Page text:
The Search for Mother Missing: A Peek Inside International Adoption

“The topic of adoption is a minefield fraught with dangers. The topic of international adoption even more so.

Reviewed By Fiona Ingram:  “In fact, many adopted children never knew that their parents had returned to the child center in question, only to be turned away. Their child had already been adopted. Many children are adopted while still having families. Several high-profile adoptions have attracted problems, with Madonna’s controversial adoptions in Malawi highlighting the trauma when biological parents change their minds, but the adoptive parents still want to go ahead. Selling orphans to the highest bidders (especially prevalent in Ethiopia), and other corrupt tactics have been exposed and highlighted as this ‘industry’ draws more international attention. The dangers of innocent children almost being ‘trafficked’ in a way are revealed, with a chilling example given in this book of Korean-born Suzanne Jones, who was adopted by the cult leader Reverend Jim Jones. Suzanne, luckily, escaped the self-imposed massacre of 1978 in Jonestown, Guyana.

“Adoptees” we’re not who they think we are.

Adoptees: We Are Not Who They Think We Are by Janine Myung Ja highlights excerpts from other books by the author on the topic of adoption. This short book uses the author’s own experiences as an adopted child, with her twin sister, as well as the experiences of others to discuss key points. Janine and Jenette, Korean, were adopted by an American family and, from the author’s narration, appear to have had a happy life with loving adoptive parents. However, Janine’s book discusses cases where children have been permanently viewed as orphans, even once adopted, and were not supplied with the necessary documentation to claim their rightful place in a new society. Some adoptive parents, the twins’ included, are not happy about the idea of their adopted child wanting to discover their cultural roots (if a cross-cultural adoption) and/or meet their birth parents. Often the adoptive parents cast aspersions on the cultural heritage of their adopted children without giving them the opportunity to visit, explore, and see for themselves where they came from and what their heritage is all about. But sometimes it is not the homecoming one imagines… Another huge problem is that children adopted from another country by US citizens should automatically become citizens of the US, the country Janine writes about, but the trauma involved regarding ignorance of the law and possible deportation is harrowing.

“I learned more about Korea and International adoption from this book than I’ve ever learned in 36 years of life.”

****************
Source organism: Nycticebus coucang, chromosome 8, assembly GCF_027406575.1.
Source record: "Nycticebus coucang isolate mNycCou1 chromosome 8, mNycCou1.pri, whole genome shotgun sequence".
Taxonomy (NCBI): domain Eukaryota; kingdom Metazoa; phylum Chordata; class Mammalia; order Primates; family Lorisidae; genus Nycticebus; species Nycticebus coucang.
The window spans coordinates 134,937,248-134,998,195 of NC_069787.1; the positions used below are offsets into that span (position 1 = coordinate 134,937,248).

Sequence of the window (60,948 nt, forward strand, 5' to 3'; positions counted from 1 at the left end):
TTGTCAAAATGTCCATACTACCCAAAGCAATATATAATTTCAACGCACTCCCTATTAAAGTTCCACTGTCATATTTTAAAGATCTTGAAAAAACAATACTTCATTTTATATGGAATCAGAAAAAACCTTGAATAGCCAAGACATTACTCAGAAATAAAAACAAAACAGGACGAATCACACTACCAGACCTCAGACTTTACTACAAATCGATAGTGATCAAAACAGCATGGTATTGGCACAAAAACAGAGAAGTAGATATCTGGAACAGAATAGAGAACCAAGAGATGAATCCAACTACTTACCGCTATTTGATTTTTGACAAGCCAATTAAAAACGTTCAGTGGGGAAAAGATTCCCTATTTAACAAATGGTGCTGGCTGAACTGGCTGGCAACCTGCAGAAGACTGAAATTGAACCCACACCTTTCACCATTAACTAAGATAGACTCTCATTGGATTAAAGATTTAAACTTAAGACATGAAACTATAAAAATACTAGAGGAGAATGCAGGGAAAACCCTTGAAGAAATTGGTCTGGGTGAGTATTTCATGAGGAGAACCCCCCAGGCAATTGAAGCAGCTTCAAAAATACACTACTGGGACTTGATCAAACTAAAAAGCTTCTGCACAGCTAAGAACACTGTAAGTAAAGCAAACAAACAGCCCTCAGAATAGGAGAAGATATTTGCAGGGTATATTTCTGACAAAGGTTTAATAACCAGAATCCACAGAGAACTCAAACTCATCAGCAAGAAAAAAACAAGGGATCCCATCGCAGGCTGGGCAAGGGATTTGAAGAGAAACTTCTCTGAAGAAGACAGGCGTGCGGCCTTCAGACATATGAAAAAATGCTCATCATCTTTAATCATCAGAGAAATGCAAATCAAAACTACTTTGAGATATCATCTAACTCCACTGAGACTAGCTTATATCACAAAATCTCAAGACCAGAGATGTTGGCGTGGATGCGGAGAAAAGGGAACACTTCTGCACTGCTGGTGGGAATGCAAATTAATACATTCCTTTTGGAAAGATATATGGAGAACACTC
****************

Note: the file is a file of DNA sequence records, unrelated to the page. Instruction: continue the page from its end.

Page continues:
Janine writes about her journey of discovery in a relaxed, conversational style, in a present tense first-person voice, and this draws the reader into the conversation. The style is immediate and immersive. Janine’s love for her adoptive parents is very clear. Her dad was the “Top Swan,” a man of honor and integrity, a real straight arrow. Subsequent chapters are contributed by adoptees, also writing in the first person, and this enables the reader to feel as if they are sitting having a chat with the person relating their story. The stories are horrific and, as one can imagine, adopted children from other countries can be subjected to sexual and physical abuse. Another story relates the experience of a mother in India who unwittingly signed away her two daughters, thinking they would live in a comfortable hostel and have a better life.

Janine advocates for the right of adoptees to retain their own documentation, not to have their previous existence ‘wiped out’ by the stroke of a bureaucratic pen. The adoptee should have the right to explore their biological family and culture without being told they are ungrateful for what they now have, although in some cases the horrors of the new life far outweigh the disadvantages of the old life. Adoptees from another country may also suffer discrimination, a sense of displacement, and become targets of racial profiling. Janine calls upon adoptees and readers, in fact, to trust themselves and their instincts, to open their minds and to value themselves, not to look to others for validation.

I chose this book for review because I am an adoptive parent who decided to make sure my daughter stayed in touch with her biological family. I found this book to be a real eye-opener on the topic and extremely moving. While not every adoption will be a bad one for the child/ren involved, there is enough information in this short read to make the reader think deeply and research further by reading Janine’s other books. Many countries are now closing the doors to international adoption by US citizens, given the problems that have made their way into the press (for example, Romania, Russia, Ethiopia, Guatemala). Janine is a staunch and passionately vocal advocate for the rights of adoptees and gives links at the end of her book for interested readers, who may be adoptees, to consider. Are adopted children the ‘forgotten’ children? This book will make you reconsider what you thought you knew about adoption.”

Janine Myung Ja
The rEvolutionary “Adoptee” Collective

“Adoptees” we’re not who they think we are ebook available now.